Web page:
Diva Diabetics: a T1D Mentoring & Support Group for Women
Diva Diabetics, located in St. Louis, is a great example of a T1D mentoring/support group. Here is the history, group dynamics, and learnings from the founder.
The Diva Diabetics Mentoring/Support group started in 2008 with 6-7 of my former patients. I worked at the diabetes practice for 10 years that included endocrinologists, NP, RD, and myself. We also had a PT department at the time within our building with PTs and Assistants, a part-time Psychologist and an ADA Recognized Education program. We had about 100 patients on a pump all of whom I knew very well and had, for many, helped initiate their pump therapy.
In 2006, the practice folded with very little notice and I continued to see many of our patients in my private practice. Our pump patients all needed to be referred to different doctors for the continuation of their care.
Having Type 1 diabetes myself (40 years) and a daughter with Type 1 (28 years), I realized my patients needed continued support. I picked six of these patients and asked them to be on the board of the mentoring group. They agreed and we advertised our first meeting at a local Panera Bread Company. We talked about a few details and agreed to meet monthly. I knew a good number of endocrinologists in the city and reached out to them and to the local American Association of Diabetes Educators group for referrals. I had been an officer for years and committee chair so I knew almost all of the group fairly well over the years, and drug reps who came to our endocrinology practice.
We began meeting at an office where there was no charge as I knew the persons at the organization and they were quite helpful knowing our practice had closed and were very active in the local Diabetes Coalition
We met there for several years at no cost. We had no budget and still don’t.
Every meeting I always bring some kind of food — crackers and cheese, or fruit or veggies, or some chips and a drink, just in case anyone would get low since we meet at 6:30 pm on the 2nd Wednesday of the month. For the last 7 years, we have met at the JDRF office where they gave me a key to use their large meeting room. Eventually, we decided to also have social meetings twice per year at a local restaurant. This has been good for developing relationships within the group.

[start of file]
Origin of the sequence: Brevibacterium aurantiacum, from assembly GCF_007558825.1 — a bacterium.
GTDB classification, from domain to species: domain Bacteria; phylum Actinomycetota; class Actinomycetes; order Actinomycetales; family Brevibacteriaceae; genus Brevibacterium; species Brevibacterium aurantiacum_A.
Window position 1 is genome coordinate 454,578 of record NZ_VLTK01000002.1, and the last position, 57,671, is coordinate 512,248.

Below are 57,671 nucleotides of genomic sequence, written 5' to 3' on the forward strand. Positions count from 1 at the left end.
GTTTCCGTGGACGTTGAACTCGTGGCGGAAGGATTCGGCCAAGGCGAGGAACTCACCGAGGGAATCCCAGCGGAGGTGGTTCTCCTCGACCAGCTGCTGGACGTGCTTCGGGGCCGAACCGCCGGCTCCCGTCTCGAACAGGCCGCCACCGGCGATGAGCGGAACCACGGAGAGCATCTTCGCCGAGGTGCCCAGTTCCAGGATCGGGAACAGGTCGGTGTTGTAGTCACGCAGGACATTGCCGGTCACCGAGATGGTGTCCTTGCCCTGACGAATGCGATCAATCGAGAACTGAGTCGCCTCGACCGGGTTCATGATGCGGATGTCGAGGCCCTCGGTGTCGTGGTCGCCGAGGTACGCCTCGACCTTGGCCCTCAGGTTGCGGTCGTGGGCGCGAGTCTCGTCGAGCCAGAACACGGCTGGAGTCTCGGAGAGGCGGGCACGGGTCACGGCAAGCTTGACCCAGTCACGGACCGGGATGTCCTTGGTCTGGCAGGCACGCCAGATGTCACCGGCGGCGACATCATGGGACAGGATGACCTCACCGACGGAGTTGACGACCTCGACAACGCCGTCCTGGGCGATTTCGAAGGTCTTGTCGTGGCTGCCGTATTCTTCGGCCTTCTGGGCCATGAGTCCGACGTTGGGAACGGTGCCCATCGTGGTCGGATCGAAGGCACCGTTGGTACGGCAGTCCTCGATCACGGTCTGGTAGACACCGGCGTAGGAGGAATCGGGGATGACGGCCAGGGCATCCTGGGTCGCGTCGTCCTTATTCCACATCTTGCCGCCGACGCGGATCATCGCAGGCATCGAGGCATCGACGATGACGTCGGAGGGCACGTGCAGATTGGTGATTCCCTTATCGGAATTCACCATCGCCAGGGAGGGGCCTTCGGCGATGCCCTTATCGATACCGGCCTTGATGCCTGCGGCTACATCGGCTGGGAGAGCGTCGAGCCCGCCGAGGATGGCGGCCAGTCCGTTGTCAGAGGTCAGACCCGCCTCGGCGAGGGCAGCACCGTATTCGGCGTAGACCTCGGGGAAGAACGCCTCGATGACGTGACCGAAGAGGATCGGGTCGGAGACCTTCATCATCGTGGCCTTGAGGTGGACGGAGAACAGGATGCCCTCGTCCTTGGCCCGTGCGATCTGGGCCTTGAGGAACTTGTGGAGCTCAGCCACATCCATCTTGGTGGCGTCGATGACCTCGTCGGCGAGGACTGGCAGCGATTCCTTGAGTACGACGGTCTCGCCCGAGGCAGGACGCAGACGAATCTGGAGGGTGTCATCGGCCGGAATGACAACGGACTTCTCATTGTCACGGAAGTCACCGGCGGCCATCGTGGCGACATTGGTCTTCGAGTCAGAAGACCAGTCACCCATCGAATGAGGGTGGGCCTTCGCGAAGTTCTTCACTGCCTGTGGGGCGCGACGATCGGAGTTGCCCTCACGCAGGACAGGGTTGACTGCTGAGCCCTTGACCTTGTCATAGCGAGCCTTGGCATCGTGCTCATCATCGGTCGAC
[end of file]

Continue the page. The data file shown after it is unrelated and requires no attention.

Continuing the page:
Our meetings follow two formats:
1. Speaker followed by a discussion — Speakers have included:
- Physician specialists
- Infectious disease
- Retinal specialists
- GYN NP
- Endocrinologist to discuss type 2 drugs for type 1s
- Pump salespeople talking about their pumps, Dexcom sensors
2. Meeting topic where we all contribute/discuss our perspectives. — Topics have included:
- Infusion sets
- Dealing with the holidays
- Topics people bring up at the meeting
- How to do a basal rate check
- Preventing Kidney disease
- Insulin action curves
- Insurance options
- Differences in coverage by age and insurance type
- About every topic you can think of over 7 years of monthly meetings
What we have Learned
Our group members have varied in age from 20s to 70s. Originally I advertised for Women with type 1 only ages 18-30, but then many older people asked to join who did not know anyone with Type 1 diabetes so I widened it to having Type 1 diabetes only (We take LADA) no exceptions other than that.
We established a rule — No men and no other persons can attend a meeting unless it would be a newborn baby. Mothers and sisters are not allowed. We tried an open meeting once but only 2 men came and we have not done this again.
We added a Closed Facebook page about 7 years ago. People can be on this closed page only after attending a meeting and with permission from the Facilitator. There are over 100 women on the email list, including some people who have moved away but wish to still participate to get others thoughts and comments.
The attendance at a regular meeting is about 12 people for a topic discussion and about 30 people show for a speaker or a social meeting.
We share sensors and parts of anything needed when necessary, including insulin although we do not discuss this online anymore. We get self-referrals, referrals from educators and doctors, online searchers, and member referrals.
I have offered to pay speakers $100 of my own money but only one person has ever taken the money.
One of our best speakers was a researcher in autoimmune disease from a local medical school who explained what autoimmune disease was, and the drug he was using on animals to prevent the destruction of beta cells. and he spoke in plain English for us to understand.
The group is a joy for me and other members. We feel strongly about its value and that it continues. There are several people who are becoming the next generation of leaders.